I am fond of some creativity too as well as contributing towards recycling and reducing waste. I did some crafts from old CDs and of papers and they were well received on social media. However, that is a very trivial thing; the point is, this way of thinking has contributed to my success and like most Indians I am confident of surviving anywhere in the world with low resources or in adverse conditions. That allows me to dream big without musing over perfect conditions or expecting the same as well. The Indian values that I have imbibed give me the confidence of not losing my morals even in a substandard company and while tackling a shrewd world.
(Pic Source- moreindianthanyouthink.com)
Every year, many foreign companies enter India with high hopes as this country provides an eye-popping huge market but only a few survive. One major reason is adaptation to the Indian ways that guarantees win. Unfortunately, only a handful adapt that effectively. One company that has done that surprisingly and dexterously well and has taken to Indian ways as a fish takes to water is Lufthansa Airlines of Germany. India and Germany have old ties and have been friends for long. I am also reminded of a lovely German friend who loves Indian food and clothing. Also, one of my cousins has married a German woman who is in love with interpersonal relationships and familial bonds so prominent in our culture. Lufthansa, which is the largest airline of Germany, has created a very catchy commercial. I have flown in a few other airlines but none of them was engaging or very pleasing in terms of service and comfort. Instead of employing separate English and Hindi speaking crew members, Lufthansa has bilingual crew. This step saves on company’s cost and hence some benefits are passed on to the customer. Also, this step does not make the flight look crowded. Another good example on maximum utilization!
Lufthansa's new advert shows how people are enjoying Indian influence of our traditional politeness, culinary delights and respect for elders, deeply ingrained in every Indian. In this new commercial, a man muses over the strategies to defeat Indians but when he and his team fly Lufthansa India, this thought escapes his mind and they enjoy the courtesy and grace of Lufthansa India crew! That touches the heart! Lufthansa is definitely #MoreIndianThanYouThink
Check out this amazing airline @ www.moreindianthanyouthink.com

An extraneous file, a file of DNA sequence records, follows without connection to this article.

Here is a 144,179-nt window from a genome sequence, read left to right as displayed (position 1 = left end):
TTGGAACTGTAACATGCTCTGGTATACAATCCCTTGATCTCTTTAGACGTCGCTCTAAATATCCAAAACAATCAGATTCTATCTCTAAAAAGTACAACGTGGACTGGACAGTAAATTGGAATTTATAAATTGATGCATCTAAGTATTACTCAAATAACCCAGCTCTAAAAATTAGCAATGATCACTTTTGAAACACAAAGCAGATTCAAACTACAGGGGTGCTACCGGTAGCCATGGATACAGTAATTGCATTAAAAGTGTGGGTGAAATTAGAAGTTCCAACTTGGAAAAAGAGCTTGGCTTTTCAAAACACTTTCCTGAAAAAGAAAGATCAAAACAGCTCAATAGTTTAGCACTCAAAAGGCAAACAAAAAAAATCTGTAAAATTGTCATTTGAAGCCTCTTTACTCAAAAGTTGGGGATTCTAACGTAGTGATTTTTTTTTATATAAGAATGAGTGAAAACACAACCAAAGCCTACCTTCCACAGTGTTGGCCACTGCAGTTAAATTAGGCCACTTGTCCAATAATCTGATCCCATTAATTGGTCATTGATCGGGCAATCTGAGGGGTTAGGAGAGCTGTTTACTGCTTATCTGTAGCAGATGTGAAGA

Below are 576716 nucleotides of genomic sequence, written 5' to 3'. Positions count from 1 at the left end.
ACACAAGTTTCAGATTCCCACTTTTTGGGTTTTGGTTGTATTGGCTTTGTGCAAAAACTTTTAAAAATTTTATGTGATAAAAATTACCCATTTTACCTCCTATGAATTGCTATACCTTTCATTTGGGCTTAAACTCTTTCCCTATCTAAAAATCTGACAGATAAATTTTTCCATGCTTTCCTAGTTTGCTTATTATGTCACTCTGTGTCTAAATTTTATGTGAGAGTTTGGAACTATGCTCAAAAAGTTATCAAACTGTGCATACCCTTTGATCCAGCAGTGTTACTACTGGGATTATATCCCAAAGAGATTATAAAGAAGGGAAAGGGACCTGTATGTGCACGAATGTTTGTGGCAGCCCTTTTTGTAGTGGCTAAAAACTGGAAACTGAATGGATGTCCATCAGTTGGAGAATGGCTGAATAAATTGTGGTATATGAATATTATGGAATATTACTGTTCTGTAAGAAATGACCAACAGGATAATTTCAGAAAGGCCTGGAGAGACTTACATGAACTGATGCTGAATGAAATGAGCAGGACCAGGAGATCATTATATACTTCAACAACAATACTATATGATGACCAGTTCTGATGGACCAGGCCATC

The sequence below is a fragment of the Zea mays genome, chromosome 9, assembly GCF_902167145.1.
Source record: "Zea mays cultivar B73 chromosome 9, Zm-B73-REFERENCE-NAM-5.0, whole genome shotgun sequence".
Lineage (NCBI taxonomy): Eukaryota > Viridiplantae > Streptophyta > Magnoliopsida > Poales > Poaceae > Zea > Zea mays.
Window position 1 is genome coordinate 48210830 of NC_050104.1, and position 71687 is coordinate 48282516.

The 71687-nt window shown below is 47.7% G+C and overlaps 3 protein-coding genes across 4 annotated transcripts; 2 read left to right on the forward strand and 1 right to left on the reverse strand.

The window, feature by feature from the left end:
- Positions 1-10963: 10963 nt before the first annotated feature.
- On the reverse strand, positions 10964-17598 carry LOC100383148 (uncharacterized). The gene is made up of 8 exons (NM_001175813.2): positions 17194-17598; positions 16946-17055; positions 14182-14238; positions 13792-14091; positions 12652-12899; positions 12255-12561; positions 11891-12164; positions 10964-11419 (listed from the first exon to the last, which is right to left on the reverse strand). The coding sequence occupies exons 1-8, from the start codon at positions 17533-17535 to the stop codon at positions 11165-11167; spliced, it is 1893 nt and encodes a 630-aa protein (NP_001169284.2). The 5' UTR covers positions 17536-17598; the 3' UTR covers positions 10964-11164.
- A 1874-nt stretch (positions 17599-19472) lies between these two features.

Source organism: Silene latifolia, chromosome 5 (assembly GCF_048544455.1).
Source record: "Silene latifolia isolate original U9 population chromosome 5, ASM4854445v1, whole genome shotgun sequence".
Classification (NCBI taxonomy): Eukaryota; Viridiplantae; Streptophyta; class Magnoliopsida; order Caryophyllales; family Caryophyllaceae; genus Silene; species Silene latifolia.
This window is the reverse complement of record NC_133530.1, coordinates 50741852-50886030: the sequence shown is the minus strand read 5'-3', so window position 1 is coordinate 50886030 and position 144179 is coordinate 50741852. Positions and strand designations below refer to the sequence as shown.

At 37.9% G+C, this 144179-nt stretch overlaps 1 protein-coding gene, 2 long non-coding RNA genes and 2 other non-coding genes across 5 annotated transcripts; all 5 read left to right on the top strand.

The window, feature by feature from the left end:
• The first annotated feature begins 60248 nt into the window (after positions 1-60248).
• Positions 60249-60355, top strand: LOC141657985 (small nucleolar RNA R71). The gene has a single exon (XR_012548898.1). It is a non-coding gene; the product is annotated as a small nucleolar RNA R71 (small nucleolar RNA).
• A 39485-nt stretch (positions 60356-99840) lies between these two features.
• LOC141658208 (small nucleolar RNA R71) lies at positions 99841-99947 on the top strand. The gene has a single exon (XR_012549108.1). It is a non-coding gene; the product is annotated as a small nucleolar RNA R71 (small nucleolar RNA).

Sunday, April 16, 2017
Saturday, April 15, 2017
Wednesday, April 12, 2017
Tuesday, April 11, 2017
Saturday, April 8, 2017
Wednesday, April 5, 2017
Tuesday, April 4, 2017
Sunday, April 2, 2017
Wednesday, March 29, 2017
Tuesday, March 28, 2017
Suzanna Arundhati Roy (24 November, 1961) is a famous Indian author. Her debut novel ‘The God of Small Things’ won her the much coveted ‘Man Booker Prize’ for Fiction in 1997. This novel then went on to become the biggest-selling book by a non-expatriate Indian author. She was born in Shillong, Meghalaya to a Bengali Hindu father and a Keralite Syrian Christian mother. She is the cousin of media personality Prannoy Roy of NDTV.
Medium- Pencil Colours
Saturday, March 25, 2017
Thursday, March 23, 2017
Tuesday, March 21, 2017
Sunday, March 19, 2017
Love, thanks for being a knight in shining armour
For all uptown chivalry and being a charmer
But, some damsel in distress I am surely not
And I don’t need a knight, but my own sword
Love, thanks for being a gentleman on his knees
With a posy of roses, nice words to please
But, I am not a lost fairy crazy for some prince
And I don’t need a castle, but my own wings
Saturday, March 18, 2017
Wednesday, March 15, 2017
Sunday, March 12, 2017
Saturday, March 11, 2017
Friday, March 10, 2017
Wednesday, March 8, 2017
Tuesday, March 7, 2017
Monday, March 6, 2017
Sunday, March 5, 2017
Friday, March 3, 2017
Thursday, March 2, 2017
Wednesday, March 1, 2017
Tuesday, February 28, 2017
Monday, February 27, 2017
Tried my hands at Urdu poetry after a long time :)
उन्ही की तलाश में उम्र गुज़र जाएगी लगता है
वक़्त की तो फितरत ही कब थी लौट के आने की
अब तो आप पे यकीं भी कुछ कम सा लगता है
I lost some beautiful moments of life, long back
And I am still searching for them
It is well known that time never comes back
But my trust upon you too, has weakened now
This is for Haiku Horizons and this week's prompt is 'Waste'
Sea wastes waves
Yet the shore remains insensate
Reminds me of you, Love
Never waste those tears
Instead, turn them into words
Of infinite depth
Thursday, February 23, 2017
This quick abstract art is done in Wax Pastels. I got this thought today morning while waking up. Here I have tried to state that Lord Shiva rules the whole cosmos and five elements that make up life namely Sky, Earth, Fire, Air and Water (respectively) are within Shiva. That is, Lord Shiva is time itself, the embodiment of all seen and unseen, concrete and abstract, light and dark, entire universe and all life. He is everywhere, in everything and in all elements.
He is a symbol of peace and selflessness, a hermit who lives a Spartan existence, far away from all desires but gives everything to those who revere Him and stay on the morally right path.
Wednesday, February 22, 2017
Richard Gere as the charming Edward Lewis of the 1990 hit 'Pretty Woman'
Medium- Pencil Colour
Richard Tiffany Gere (born August 31, 1949) is an American actor and humanitarian activist. Gere was born in Philadelphia, Pennsylvania. His mother, Doris Ann was a housewife. His father, Homer George Gere was an insurance agent.
Read more@ wikipedia